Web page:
The Cleveland Cavaliers broke the bank this summer, re-signing Tristan Thompson, Kevin Love and Iman Shumpert to long-term deals, as well as LeBron James‘ latest two-year deal with the second year a player option. Their total payroll for this season is upwards of $175 million, including a $65 million luxury tax bill. Cavs owner Dan Gilbert told reporters on Friday that he’s happy to pay this heavy cost to put the best team out there.
“We’re committed; we’re all-in … When you invest in something like a sports franchise and you’re in for so much … if you at the margins start pulling back, I think that may be foolish on a lot of fronts,” Gilbert said before the Cavs beat the Miami Heat 102-92. “We’re investing for the future as well as the current.”
With the exception of James, who can be a free agent next summer, the Cavs now have their entire core locked up for the next four seasons, as Kyrie Irving is at the start of a new extension he signed last year. Gilbert said that was a driving force behind all the spending in the offseason.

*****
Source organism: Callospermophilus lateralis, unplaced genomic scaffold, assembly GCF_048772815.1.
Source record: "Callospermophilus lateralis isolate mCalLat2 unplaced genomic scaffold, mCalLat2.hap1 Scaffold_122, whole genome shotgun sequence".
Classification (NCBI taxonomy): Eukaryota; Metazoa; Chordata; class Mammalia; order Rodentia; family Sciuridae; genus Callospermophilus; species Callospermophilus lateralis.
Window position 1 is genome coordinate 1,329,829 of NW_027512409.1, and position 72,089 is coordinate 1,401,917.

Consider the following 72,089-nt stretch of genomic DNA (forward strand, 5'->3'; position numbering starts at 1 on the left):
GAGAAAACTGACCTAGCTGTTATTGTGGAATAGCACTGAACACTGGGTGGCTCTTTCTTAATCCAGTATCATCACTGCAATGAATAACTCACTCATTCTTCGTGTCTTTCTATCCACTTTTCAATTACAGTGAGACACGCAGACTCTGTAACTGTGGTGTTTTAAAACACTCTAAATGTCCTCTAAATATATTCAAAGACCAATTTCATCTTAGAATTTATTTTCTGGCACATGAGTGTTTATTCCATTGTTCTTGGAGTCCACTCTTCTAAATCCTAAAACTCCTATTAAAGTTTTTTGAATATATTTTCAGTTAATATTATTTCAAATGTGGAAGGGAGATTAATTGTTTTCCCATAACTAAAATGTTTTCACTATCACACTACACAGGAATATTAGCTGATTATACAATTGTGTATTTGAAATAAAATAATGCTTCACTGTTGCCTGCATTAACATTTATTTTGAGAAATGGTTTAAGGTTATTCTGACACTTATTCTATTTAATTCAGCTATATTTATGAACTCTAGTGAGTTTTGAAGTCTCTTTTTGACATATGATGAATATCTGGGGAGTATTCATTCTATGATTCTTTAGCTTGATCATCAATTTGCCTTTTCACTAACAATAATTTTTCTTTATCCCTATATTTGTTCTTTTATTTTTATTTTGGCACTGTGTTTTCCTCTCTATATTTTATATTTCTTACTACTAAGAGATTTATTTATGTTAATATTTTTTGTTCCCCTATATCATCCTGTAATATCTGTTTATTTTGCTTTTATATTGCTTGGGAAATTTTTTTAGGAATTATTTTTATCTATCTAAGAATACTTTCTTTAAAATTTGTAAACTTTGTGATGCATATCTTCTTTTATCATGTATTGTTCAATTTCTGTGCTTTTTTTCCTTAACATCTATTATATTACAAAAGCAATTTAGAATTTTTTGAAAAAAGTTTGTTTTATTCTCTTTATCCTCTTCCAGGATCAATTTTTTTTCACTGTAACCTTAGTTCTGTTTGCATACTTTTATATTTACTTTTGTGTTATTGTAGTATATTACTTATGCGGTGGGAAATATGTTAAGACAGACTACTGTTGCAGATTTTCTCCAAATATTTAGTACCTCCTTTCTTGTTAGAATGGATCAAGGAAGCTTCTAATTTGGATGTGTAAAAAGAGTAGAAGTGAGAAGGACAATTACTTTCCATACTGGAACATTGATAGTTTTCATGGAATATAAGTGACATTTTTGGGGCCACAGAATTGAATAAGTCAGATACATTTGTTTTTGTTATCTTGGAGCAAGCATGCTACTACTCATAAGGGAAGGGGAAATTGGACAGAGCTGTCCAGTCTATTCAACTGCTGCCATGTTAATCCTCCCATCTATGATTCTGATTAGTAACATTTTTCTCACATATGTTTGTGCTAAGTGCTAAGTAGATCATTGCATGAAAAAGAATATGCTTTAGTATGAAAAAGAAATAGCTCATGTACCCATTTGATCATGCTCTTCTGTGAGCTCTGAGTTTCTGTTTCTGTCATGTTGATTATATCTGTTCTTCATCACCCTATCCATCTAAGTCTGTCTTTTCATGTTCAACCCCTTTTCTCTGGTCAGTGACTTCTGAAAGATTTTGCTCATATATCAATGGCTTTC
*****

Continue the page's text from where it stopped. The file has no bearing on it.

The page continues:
“These guys who are under these large contracts, that’s a core for four or five years,” Gilbert said. “That’s an eternity in this league. As we’ve seen with NBA franchises, that formula can work.”
Even with the salary cap going up next summer, the Cavs’ tax bill likely isn’t going to go down anytime soon. James can opt out and will probably do so in order to sign a long-term deal that could be worth as much as $200 million. Timofey Mozgov will also be a free agent, and he’s due for a major raise that the Cavs will have no choice but to give him. This is the price of James’ decision to come home — his window as the best player in the league is closing, and Gilbert has to do everything he can to make this team title-ready before that happens. That includes breaking out the checkbook.